Each Presto cluster at Pinterest has workers on a mix of dedicated AWS EC2 instances and Kubernetes pods. Kubernetes platform provides us with the capability to add and remove workers from a Presto cluster very quickly. The best-case latency on bringing up a new worker on Kubernetes is less than a minute. However, when the Kubernetes cluster itself is out of resources and needs to scale up, it can take up to ten minutes. Some other advantages of deploying on Kubernetes platform is that our Presto deployment becomes agnostic of cloud vendor, instance types, OS, etc.

    #BigData #AWS #DataScience #DataEngineering

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    Simon Reymann
    Senior Fullstack Developer at QUANTUSflow Software GmbH · | 29 upvotes · 4.2M views

    Our whole DevOps stack consists of the following tools:

    • GitHub (incl. GitHub Pages/Markdown for Documentation, GettingStarted and HowTo's) for collaborative review and code management tool
    • Respectively Git as revision control system
    • SourceTree as Git GUI
    • Visual Studio Code as IDE
    • CircleCI for continuous integration (automatize development process)
    • Prettier / TSLint / ESLint as code linter
    • SonarQube as quality gate
    • Docker as container management (incl. Docker Compose for multi-container application management)
    • VirtualBox for operating system simulation tests
    • Kubernetes as cluster management for docker containers
    • Heroku for deploying in test environments
    • nginx as web server (preferably used as facade server in production environment)
    • SSLMate (using OpenSSL) for certificate management
    • Amazon EC2 (incl. Amazon S3) for deploying in stage (production-like) and production environments
    • PostgreSQL as preferred database system
    • Redis as preferred in-memory database/store (great for caching)

    The main reason we have chosen Kubernetes over Docker Swarm is related to the following artifacts:

    • Key features: Easy and flexible installation, Clear dashboard, Great scaling operations, Monitoring is an integral part, Great load balancing concepts, Monitors the condition and ensures compensation in the event of failure.
    • Applications: An application can be deployed using a combination of pods, deployments, and services (or micro-services).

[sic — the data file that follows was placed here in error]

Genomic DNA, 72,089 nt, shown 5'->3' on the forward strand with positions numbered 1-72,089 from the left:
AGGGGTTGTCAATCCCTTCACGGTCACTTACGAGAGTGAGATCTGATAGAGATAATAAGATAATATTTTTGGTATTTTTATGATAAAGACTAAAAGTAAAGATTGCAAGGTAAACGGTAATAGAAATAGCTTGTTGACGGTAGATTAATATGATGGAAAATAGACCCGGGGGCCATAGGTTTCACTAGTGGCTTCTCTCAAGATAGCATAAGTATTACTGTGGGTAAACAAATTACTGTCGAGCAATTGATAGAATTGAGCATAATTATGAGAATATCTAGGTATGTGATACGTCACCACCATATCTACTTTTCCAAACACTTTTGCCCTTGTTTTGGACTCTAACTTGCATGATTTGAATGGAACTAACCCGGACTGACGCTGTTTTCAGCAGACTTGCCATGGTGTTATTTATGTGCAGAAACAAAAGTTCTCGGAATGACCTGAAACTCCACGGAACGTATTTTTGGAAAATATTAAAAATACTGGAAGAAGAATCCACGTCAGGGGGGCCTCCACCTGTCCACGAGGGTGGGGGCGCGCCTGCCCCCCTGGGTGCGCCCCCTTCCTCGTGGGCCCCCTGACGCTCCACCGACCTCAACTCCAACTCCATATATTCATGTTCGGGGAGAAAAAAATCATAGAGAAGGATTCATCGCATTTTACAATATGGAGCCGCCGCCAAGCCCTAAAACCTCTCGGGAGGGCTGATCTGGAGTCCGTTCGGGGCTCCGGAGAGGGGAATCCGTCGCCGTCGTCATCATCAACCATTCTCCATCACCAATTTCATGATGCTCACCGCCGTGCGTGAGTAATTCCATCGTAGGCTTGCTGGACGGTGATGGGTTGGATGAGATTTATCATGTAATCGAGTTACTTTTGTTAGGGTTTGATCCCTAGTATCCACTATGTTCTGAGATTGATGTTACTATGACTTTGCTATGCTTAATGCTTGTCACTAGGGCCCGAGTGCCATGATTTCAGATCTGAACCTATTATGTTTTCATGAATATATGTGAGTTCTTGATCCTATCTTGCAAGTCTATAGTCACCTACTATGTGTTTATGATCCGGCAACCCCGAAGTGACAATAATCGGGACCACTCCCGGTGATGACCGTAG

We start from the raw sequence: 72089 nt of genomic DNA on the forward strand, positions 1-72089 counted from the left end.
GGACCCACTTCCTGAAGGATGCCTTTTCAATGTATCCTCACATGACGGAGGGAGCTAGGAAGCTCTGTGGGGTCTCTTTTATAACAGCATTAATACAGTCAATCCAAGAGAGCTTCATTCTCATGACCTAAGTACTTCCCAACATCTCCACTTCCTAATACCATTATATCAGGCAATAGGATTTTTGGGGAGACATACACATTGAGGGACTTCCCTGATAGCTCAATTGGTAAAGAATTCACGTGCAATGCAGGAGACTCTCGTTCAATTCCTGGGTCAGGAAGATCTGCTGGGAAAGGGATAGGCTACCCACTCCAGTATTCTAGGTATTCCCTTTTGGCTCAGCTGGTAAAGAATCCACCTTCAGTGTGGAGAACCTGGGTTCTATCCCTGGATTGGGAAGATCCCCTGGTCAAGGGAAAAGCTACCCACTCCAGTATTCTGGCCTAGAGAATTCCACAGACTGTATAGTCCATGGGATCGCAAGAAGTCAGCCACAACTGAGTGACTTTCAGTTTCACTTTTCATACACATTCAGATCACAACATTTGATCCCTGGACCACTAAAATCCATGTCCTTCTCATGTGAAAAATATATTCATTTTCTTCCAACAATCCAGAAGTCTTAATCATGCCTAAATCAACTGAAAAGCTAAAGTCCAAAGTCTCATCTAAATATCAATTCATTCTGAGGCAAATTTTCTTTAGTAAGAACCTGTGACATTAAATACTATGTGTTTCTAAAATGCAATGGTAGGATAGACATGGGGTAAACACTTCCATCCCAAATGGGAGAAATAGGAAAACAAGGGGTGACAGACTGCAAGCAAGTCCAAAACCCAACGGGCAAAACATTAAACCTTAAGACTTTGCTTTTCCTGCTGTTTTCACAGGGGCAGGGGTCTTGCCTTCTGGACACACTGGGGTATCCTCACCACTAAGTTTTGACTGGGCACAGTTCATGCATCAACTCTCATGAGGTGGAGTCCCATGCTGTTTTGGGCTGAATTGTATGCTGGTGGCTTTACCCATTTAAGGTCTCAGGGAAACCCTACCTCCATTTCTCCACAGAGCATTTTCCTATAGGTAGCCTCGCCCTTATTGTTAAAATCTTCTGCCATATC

• Functionality: Kubernetes as a complex installation and setup process, but it not as limited as Docker Swarm.
    • Monitoring: It supports multiple versions of logging and monitoring when the services are deployed within the cluster (Elasticsearch/Kibana (ELK), Heapster/Grafana, Sysdig cloud integration).
    • Scalability: All-in-one framework for distributed systems.
    • Other Benefits: Kubernetes is backed by the Cloud Native Computing Foundation (CNCF), huge community among container orchestration tools, it is an open source and modular tool that works with any OS.
    See more
    Microsoft Azure logo

    Microsoft Azure

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    Integrated cloud services and infrastructure to support computing, database, analytics, mobile, and web scenarios.
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    PROS OF MICROSOFT AZURE
    • 113
      Scales well and quite easy
    • 95
      Can use .Net or open source tools
    • 81
      Startup friendly
    • 73
      Startup plans via BizSpark
    • 62
      High performance
    • 38
      Wide choice of services
    • 32
      Lots of integrations
    • 32
      Low cost
    • 31
      Reliability
    • 19
      Twillio & Github are directly accessible
    • 13
      RESTful API
    • 10
      Startup support
    • 10
      PaaS
    • 10
      Enterprise Grade
    • 8
      DocumentDB
    • 7
      In person support
    • 6
      Virtual Machines
    • 6
      Free for students
    • 6
      Service Bus
    • 5
      Redis Cache
    • 5
      It rocks
    • 4
      CDN
    • 4
      SQL Databases
    • 4
      Infrastructure Services
    • 4
      Storage, Backup, and Recovery
    • 3
      BizSpark 60k Azure Benefit
    • 3
      Integration
    • 3
      IaaS
    • 3
      HDInsight
    • 3
      Scheduler
    • 3
      Built on Node.js
    • 3
      Big Data
    • 3
      Preview Portal
    • 2
      Backup
    • 2
      Open cloud
    • 2
      Web
    • 2
      SaaS
    • 2
      Big Compute
    • 2
      Mobile
    • 2
      Media
    • 2
      Dev-Test
    • 2
      Storage
    • 2
      StorSimple
    • 2
      Machine Learning
    • 2
      Stream Analytics
    • 2
      Data Factory
    • 2
      Event Hubs
    • 2
      Virtual Network
    • 2
      ExpressRoute
    • 2
      Traffic Manager
    • 2
      Media Services
    • 2
      BizTalk Services
    • 2
      Site Recovery
    • 2
      Active Directory
    • 2
      Multi-Factor Authentication
    • 2
      Visual Studio Online
    • 2
      Application Insights
    • 2
      Automation
    • 2
      Operational Insights
    • 2